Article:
Lauded as “The Hero of Two Worlds”, Lafayette was praised by the French as a visionary who kept his head while those around him were being radicalized, and by the Americans as the icebreaker, the first major individual French ally who paved the way for official Bourbon alliance. No wonder his memory was still cherished, decades and even centuries later.
But as always, when we look back on such distant periods today, it is not enough to learn the history, the names and dates, so we can rattle them off on command. “He recruited and funded his ship and crew for the patriot cause.” “He landed at Charleston on June 13, 1777, and met with Congress on June 27 at Philadelphia.” “He was wounded at Brandywine, and commanded a victorious assault at Yorktown.” And so on. There are plenty of dates and events to memorize in Lafayette’s 76 years.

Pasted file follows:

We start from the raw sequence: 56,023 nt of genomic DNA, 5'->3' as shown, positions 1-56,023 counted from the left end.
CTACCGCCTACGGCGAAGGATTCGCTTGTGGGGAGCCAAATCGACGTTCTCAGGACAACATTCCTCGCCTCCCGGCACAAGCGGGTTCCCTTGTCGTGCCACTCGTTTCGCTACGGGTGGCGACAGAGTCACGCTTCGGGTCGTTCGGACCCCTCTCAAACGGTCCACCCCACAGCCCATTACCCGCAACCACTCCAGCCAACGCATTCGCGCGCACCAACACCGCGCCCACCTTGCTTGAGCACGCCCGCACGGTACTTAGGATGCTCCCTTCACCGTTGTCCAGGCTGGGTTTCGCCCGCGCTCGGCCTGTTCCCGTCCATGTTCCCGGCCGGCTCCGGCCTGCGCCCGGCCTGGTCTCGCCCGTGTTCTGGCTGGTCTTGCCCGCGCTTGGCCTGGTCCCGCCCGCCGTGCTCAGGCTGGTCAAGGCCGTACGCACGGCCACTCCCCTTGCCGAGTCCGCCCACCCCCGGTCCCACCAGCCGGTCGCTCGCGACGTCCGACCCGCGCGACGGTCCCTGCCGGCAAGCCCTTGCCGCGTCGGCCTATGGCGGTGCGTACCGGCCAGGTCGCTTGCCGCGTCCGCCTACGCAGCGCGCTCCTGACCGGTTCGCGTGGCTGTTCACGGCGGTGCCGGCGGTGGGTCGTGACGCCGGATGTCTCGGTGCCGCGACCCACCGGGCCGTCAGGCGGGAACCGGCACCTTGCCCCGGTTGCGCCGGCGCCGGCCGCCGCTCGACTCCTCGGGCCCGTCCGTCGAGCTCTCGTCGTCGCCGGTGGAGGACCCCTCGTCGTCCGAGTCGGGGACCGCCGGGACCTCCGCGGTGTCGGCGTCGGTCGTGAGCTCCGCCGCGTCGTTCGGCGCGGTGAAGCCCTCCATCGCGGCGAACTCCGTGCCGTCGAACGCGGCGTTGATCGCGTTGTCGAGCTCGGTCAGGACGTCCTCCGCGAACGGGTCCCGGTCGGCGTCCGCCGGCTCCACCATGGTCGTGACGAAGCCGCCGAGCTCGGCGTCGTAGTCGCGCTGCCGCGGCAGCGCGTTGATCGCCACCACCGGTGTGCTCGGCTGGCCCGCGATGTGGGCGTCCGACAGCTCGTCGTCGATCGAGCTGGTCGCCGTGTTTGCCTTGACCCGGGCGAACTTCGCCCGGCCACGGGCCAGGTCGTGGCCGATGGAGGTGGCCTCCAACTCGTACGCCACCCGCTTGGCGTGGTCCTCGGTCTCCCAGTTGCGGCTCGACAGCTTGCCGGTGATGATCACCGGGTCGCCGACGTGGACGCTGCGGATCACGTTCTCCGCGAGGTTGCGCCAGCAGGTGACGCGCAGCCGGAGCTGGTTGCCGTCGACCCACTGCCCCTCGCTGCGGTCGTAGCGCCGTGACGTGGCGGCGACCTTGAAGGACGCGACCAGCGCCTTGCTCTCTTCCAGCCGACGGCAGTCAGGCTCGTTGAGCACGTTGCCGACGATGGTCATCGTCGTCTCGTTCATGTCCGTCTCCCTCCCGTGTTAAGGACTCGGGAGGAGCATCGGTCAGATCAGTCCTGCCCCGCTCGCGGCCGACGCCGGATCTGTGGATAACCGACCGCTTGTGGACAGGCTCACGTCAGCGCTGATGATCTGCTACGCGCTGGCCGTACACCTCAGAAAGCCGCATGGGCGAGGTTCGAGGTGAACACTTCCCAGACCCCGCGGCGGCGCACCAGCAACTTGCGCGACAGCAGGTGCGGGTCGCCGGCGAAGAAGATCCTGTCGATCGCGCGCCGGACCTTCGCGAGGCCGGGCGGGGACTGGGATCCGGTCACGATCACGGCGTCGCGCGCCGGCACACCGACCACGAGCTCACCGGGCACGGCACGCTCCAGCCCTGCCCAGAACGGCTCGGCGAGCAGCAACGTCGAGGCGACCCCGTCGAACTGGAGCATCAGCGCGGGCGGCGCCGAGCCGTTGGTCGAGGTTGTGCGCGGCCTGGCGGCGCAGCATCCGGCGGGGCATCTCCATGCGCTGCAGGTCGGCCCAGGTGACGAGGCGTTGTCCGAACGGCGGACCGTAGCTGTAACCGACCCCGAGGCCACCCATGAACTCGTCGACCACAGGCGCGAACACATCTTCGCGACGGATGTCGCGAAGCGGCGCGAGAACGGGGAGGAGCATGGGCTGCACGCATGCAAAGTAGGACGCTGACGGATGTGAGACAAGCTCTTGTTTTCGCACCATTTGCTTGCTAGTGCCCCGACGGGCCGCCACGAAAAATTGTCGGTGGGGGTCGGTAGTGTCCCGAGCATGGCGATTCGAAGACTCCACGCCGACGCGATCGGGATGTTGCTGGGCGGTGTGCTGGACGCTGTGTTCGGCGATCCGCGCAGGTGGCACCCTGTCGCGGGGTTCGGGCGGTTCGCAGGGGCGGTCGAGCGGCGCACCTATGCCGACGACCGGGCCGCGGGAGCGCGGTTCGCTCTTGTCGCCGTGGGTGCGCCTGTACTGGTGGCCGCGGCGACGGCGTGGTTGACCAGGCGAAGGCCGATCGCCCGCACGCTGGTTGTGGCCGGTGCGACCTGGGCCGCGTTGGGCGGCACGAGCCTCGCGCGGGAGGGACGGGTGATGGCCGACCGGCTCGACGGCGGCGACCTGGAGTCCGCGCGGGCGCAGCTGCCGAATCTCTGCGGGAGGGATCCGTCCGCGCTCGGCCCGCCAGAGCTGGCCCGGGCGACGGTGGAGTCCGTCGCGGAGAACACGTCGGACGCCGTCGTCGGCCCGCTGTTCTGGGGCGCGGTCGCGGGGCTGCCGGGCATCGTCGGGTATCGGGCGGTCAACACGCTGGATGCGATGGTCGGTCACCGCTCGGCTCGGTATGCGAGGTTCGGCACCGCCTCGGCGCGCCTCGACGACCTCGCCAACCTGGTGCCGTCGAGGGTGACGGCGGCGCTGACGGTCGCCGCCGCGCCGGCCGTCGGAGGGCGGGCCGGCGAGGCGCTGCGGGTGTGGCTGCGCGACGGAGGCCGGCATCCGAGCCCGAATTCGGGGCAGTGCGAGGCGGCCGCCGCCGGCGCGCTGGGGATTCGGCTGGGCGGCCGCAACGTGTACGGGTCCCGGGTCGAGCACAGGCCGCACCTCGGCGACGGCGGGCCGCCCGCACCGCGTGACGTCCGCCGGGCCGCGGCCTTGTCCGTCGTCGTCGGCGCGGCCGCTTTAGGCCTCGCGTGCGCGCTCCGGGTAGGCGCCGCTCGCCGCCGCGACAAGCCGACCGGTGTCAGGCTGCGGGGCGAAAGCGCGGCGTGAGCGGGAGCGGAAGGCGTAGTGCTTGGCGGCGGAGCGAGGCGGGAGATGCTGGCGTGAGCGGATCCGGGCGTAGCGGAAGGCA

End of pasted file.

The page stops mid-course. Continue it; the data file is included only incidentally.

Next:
But we should learn more from such anniversaries than just names and dates. There are questions to ask, as we struggle through dangerous times ourselves, times in which our national identity is under attack from within and without.
What was it about the French culture of the mid-to-late 18th century that so many young nobles volunteered to serve in America’s Continental Army against England? How powerful must have been the arguments, how moving the discussions, in those fabled Paris salons, the articles in the press, and the books bought and shared by those who could afford them. We tend to think of the Enlightenment as primarily an English movement, but a strong Enlightenment current ran through certain groups in France as well (however unsuccessfully the effort ended up in their own revolution).
And for that matter, what was it about the Glorious Cause of American independence that enabled Lafayette and his many fellow French volunteers to be so welcomed here, in a country that had fought wars with the French less than a generation earlier? This was just 15 years after the Seven Years’ War, in which many American generals (including Washington himself) had cut their teeth fighting against the French!